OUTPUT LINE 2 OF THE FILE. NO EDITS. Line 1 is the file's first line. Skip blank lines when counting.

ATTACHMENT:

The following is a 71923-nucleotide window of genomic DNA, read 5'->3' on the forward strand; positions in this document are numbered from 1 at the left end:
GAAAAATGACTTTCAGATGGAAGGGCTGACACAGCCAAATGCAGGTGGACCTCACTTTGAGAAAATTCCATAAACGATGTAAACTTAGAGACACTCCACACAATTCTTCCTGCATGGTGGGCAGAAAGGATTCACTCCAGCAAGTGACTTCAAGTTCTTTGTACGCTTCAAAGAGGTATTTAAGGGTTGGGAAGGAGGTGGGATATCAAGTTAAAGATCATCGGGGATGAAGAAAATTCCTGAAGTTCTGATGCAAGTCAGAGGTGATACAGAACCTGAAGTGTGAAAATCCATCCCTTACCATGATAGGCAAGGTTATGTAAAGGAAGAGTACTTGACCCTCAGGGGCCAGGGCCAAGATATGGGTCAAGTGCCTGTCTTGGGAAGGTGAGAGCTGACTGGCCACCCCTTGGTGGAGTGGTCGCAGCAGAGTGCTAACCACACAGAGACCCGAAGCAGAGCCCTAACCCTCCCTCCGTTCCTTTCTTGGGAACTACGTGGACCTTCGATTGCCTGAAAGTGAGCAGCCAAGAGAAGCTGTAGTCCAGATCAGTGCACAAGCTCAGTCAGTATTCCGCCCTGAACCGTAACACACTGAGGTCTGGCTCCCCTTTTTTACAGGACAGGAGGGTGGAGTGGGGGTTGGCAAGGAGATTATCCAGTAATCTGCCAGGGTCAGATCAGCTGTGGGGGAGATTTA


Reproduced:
GAAAAATGACTTTCAGATGGAAGGGCTGACACAGCCAAATGCAGGTGGACCTCACTTTGAGAAAATTCCATAAACGATGTAAACTTAGAGACACTCCACACAATTCTTCCTGCATGGTGGGCAGAAAGGATTCACTCCAGCAAGTGACTTCAAGTTCTTTGTACGCTTCAAAGAGGTATTTAAGGGTTGGGAAGGAGGTGGGATATCAAGTTAAAGATCATCGGGGATGAAGAAAATTCCTGAAGTTCTGATGCAAGTCAGAGGTGATACAGAACCTGAAGTGTGAAAATCCATCCCTTACCATGATAGGCAAGGTTATGTAAAGGAAGAGTACTTGACCCTCAGGGGCCAGGGCCAAGATATGGGTCAAGTGCCTGTCTTGGGAAGGTGAGAGCTGACTGGCCACCCCTTGGTGGAGTGGTCGCAGCAGAGTGCTAACCACACAGAGACCCGAAGCAGAGCCCTAACCCTCCCTCCGTTCCTTTCTTGGGAACTACGTGGACCTTCGATTGCCTGAAAGTGAGCAGCCAAGAGAAGCTGTAGTCCAGATCAGTGCACAAGCTCAGTCAGTATTCCGCCCTGAACCGTAACACACTGAGGTCTGGCTCCCCTTTTTTACAGGACAGGAGGGTGGAGTGGGGGTTGGCAAGGAGATTATCCAGTAATCTGCCAGGGTCAGATCAGCTGTGGGGGAGATTTA